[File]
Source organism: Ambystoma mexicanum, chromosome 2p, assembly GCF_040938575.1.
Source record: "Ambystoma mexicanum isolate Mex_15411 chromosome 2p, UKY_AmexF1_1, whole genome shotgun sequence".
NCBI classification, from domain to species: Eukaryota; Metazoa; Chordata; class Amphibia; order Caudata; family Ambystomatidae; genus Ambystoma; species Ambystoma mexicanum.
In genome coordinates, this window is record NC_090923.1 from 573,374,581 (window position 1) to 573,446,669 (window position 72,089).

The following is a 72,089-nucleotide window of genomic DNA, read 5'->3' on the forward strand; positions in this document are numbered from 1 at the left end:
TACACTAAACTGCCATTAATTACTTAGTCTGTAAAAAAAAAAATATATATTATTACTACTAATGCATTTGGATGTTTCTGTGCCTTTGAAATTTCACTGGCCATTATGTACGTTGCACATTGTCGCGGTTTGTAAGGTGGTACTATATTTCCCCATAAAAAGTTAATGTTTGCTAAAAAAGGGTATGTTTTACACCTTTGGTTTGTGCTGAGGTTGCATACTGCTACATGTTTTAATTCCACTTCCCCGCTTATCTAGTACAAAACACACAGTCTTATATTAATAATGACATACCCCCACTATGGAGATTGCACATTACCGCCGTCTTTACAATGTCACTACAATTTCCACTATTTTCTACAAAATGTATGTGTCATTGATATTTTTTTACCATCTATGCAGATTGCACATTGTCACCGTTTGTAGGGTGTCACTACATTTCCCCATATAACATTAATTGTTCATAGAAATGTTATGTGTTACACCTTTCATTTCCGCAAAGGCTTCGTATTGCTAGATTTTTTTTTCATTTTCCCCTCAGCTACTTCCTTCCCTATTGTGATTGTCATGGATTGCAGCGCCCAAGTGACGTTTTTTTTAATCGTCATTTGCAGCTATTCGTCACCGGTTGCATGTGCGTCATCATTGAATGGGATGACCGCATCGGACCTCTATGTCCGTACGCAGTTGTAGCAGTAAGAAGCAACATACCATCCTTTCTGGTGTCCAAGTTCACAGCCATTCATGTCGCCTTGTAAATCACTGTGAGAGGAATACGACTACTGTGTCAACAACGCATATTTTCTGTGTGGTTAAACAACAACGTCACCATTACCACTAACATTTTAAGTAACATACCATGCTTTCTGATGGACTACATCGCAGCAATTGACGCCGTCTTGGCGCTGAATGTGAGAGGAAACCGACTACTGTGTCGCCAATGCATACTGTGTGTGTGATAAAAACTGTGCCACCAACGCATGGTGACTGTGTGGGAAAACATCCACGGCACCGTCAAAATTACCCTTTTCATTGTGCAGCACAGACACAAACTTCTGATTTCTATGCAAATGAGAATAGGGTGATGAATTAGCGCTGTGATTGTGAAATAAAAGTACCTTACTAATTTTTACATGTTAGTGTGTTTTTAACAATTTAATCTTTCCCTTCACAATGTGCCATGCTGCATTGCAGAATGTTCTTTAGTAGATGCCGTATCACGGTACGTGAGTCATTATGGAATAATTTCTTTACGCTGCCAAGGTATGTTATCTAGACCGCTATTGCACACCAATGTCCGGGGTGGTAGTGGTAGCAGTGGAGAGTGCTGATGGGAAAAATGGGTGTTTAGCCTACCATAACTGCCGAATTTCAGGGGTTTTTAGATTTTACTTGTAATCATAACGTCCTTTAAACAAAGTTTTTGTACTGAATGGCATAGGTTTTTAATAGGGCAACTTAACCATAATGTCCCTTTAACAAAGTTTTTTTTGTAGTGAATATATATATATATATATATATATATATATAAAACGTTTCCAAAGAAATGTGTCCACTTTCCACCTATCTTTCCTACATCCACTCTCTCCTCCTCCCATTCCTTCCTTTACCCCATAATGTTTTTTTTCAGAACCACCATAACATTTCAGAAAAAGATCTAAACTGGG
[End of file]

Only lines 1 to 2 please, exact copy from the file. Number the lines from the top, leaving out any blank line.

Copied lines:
Source organism: Ambystoma mexicanum, chromosome 2p, assembly GCF_040938575.1.
Source record: "Ambystoma mexicanum isolate Mex_15411 chromosome 2p, UKY_AmexF1_1, whole genome shotgun sequence".